Sunday, January 28, 2018

Septuagesima January 28, 2018

Matthew 20:1-16 

To meditate on the gospel that is preached to you is, as St. Peter says, to consider “things which angels long to look into” (1 Peter 1:12).  Think about that!  Thinking about God’s word is a very rewarding thing to do – and what a privilege! – not least of which because God blesses the one who sets his mind on things above (Colossians 3:2), as St. Paul tells us to do. 
But how high above do we set our minds.  St. Paul also warns us not to think of lofty things but to associate with the humble: “Do not be wise in your own opinion,” he says (Romans 12:16).  Well, we set our minds on things above by keeping our minds focused on what is revealed here below.  We study Holy Scripture.  We do so as lowly beggars.  We do not let our minds try and delve into the mind of God by any other means than through his self-revealing word.  And where our minds can delve no further, we stop, lest the old adage prove true: “Fools rush in where angels fear to tread.”  

Sunday, January 29, 2017

Epiphany 4

Matthew 8:23-27 – Epiphany 4 – January 29, 2017
The Wind and the Waves Obey Him
He whom the world cannot enclose
In Mary’s bosom doth repose;
To be a little Child He deigns
Who all things by Himself sustains. Alleluia! (ELH 136:3)
What a marvelous thing to ponder.  This beautiful hymn stanza was written by Martin Luther for Christmas Day.  With it we consider the marvel of the incarnation and the humility with which the Son of God chose to become true man.  Nothing was made without him.  He sustains all things he made.  He cannot be contained or limited by anything in all creation.  And yet to save us he submits to extreme limitation.  He joins his creation in the truest, most literal sense by becoming a real human being.  Taking both human body and human soul he is made true man.  He contains himself in the womb of his mother.  He who is himself the source of life relies for a time on Mary for the life he needs.  He sweetly rests in her lap.  Thus he deigns to visit man and rescue us and serve us in our greatest need.  Hidden in his weakness is the greatest power in heaven and on earth.  In a helpless display of infant slumber, he is at the same time preserving the entire universe.   

Sunday, January 8, 2017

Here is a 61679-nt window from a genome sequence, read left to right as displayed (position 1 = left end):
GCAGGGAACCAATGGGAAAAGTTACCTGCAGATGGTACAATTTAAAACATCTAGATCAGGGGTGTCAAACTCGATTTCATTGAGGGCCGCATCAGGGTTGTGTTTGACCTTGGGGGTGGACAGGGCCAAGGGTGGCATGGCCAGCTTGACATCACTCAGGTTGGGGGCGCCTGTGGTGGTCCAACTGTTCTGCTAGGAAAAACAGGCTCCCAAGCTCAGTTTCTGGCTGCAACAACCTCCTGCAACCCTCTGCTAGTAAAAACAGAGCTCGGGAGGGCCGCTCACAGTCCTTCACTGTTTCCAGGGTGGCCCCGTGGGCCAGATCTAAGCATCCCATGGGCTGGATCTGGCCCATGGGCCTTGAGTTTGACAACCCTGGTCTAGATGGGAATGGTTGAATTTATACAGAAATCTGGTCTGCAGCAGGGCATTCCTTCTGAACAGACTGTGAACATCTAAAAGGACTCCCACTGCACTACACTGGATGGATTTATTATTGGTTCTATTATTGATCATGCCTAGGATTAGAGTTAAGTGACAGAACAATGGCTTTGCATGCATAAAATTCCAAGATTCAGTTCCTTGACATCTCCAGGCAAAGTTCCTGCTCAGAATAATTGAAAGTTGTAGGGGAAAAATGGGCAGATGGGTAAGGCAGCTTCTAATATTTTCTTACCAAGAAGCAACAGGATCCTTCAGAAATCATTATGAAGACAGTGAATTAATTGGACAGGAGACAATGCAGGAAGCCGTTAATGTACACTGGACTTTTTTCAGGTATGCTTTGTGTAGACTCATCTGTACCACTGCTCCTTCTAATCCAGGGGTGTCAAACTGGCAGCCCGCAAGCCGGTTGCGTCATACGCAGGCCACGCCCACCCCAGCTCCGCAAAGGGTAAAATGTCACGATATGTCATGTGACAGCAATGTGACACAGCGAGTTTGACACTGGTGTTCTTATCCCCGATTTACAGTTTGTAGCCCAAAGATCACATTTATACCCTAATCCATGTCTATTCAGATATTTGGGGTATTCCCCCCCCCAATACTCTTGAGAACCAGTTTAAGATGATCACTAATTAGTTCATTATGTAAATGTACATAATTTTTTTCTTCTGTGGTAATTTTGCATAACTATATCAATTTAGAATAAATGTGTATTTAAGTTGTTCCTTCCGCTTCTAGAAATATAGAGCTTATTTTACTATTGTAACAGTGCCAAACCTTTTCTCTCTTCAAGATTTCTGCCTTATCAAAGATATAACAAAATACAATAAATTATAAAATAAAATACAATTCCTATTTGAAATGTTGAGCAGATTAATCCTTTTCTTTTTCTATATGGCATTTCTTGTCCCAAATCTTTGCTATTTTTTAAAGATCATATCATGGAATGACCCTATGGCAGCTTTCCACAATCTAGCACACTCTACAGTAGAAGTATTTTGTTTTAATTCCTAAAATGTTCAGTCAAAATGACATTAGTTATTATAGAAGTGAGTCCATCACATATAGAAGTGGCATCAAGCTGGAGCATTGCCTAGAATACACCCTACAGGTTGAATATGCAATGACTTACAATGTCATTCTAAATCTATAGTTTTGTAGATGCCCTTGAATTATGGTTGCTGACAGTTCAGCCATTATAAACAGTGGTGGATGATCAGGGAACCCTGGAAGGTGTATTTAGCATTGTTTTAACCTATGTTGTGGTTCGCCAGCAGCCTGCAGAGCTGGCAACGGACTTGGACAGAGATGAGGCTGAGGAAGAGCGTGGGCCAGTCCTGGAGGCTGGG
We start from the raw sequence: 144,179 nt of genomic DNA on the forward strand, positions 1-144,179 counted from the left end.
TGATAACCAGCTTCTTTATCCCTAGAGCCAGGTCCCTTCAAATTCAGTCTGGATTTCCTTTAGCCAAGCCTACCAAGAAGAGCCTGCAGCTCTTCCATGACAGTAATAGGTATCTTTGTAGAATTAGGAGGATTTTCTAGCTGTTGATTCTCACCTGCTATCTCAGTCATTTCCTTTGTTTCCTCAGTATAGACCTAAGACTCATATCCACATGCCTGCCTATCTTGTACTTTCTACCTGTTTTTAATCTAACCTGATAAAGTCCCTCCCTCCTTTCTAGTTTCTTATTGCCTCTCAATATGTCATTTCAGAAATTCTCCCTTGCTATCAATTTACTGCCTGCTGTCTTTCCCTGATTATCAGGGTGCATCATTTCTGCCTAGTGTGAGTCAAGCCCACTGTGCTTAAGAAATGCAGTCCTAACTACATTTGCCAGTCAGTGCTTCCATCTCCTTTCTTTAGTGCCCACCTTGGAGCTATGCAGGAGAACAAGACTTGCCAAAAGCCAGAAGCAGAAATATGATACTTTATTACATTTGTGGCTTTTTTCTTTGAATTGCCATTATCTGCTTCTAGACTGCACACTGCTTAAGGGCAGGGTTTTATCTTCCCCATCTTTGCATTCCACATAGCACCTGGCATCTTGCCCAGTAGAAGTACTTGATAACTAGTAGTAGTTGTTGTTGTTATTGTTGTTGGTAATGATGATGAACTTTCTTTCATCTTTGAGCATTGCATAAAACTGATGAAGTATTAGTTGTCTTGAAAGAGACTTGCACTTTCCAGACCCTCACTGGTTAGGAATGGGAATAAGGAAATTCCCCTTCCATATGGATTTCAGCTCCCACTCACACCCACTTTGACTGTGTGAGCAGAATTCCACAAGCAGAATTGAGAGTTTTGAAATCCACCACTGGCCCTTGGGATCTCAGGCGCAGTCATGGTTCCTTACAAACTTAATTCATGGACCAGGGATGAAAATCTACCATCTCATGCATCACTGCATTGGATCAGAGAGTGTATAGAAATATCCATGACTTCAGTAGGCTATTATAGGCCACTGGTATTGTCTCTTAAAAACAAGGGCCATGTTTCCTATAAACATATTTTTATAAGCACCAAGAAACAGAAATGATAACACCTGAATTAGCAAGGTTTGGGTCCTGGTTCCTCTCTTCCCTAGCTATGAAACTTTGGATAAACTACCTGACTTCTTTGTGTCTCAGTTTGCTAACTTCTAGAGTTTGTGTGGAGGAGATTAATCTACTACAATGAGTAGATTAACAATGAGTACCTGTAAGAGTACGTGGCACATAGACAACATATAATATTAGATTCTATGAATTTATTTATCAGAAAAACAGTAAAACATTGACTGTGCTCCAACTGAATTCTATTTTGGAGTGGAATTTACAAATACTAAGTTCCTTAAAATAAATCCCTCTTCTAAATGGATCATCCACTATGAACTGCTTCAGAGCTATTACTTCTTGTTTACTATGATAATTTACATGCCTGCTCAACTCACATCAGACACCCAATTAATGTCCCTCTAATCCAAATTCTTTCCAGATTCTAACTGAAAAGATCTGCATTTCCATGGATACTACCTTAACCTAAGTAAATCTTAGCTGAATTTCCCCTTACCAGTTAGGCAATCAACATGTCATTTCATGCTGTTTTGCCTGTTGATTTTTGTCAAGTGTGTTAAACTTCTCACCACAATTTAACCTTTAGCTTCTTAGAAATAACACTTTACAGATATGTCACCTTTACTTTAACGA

Baptism of our Lord

Matthew 3:13-17 - Baptism of Jesus - January 8, 2017
God’s Love Revealed
Dearly beloved of God, grace, mercy, and peace be to you through God the Father and the Lord Jesus Christ.  Amen. 
One of the most dangerous false gospels of our day is the lie that we must love ourselves before we are able to love others.  Hardly can any claim be more contrary and diametrically opposed to the Christian religion than this.  And yet it is everywhere.  The world makes many assorted claims that are contrary to the truth of God’s word.  And we must resist them.  We must stand up against lie after lie because our faith and salvation depend on it and because it honors our God to do so.  They argue.  We must argue back.  They make their case.  And we take our stand on the word of God.  But the claim that we must love ourselves before we can love others isn’t even argued anymore.  It’s just asserted as though no one in his right mind could possibly take issue with this self-evident truth.  But we must take issue with it.  Because it isn’t true.  And it’s very harmful. 
Now obviously, if one is going to exert energy to live a productive or happy life, he or she must have some sense of his or her own value.  The question then becomes: where do we find our value?  Is the value of our life found in how generally good we are and how worthy of love we are?  Well then, if that’s the case, by all means learn to love what you are, embrace it, and make it your goal to get others to embrace it too.  Exude unearned confidence.  Show no shame.  Isn’t that how the celebrities gain the adoration of the world? 
But if you actually believe that you are a wayward creature of God whose deepest problem is your own sin and selfishness, then you recognize that your eternal value in the eyes of your Maker has nothing to do with what you have made of yourself or of your potential or of your hopes and dreams or of how you have learned to express yourself. 

Sunday, January 1, 2017

New Year's Day

Luke 2:21 - Christmas Octave - January 1, 2017
Under the Law – Above Every Name
And they came with haste and found Mary and Joseph, and the Babe lying in a manger. Now when they had seen Him, they made widely known the saying which was told them concerning this Child. And all those who heard it marveled at those things which were told them by the shepherds. But Mary kept all these things and pondered them in her heart. Then the shep-herds returned, glorifying and praising God for all the things that they had heard and seen, as it was told them. And when eight days were completed for the circumcision of the Child, His name was called Jesus, the name given by the angel before He was conceived in the womb.   Luke 2:16-21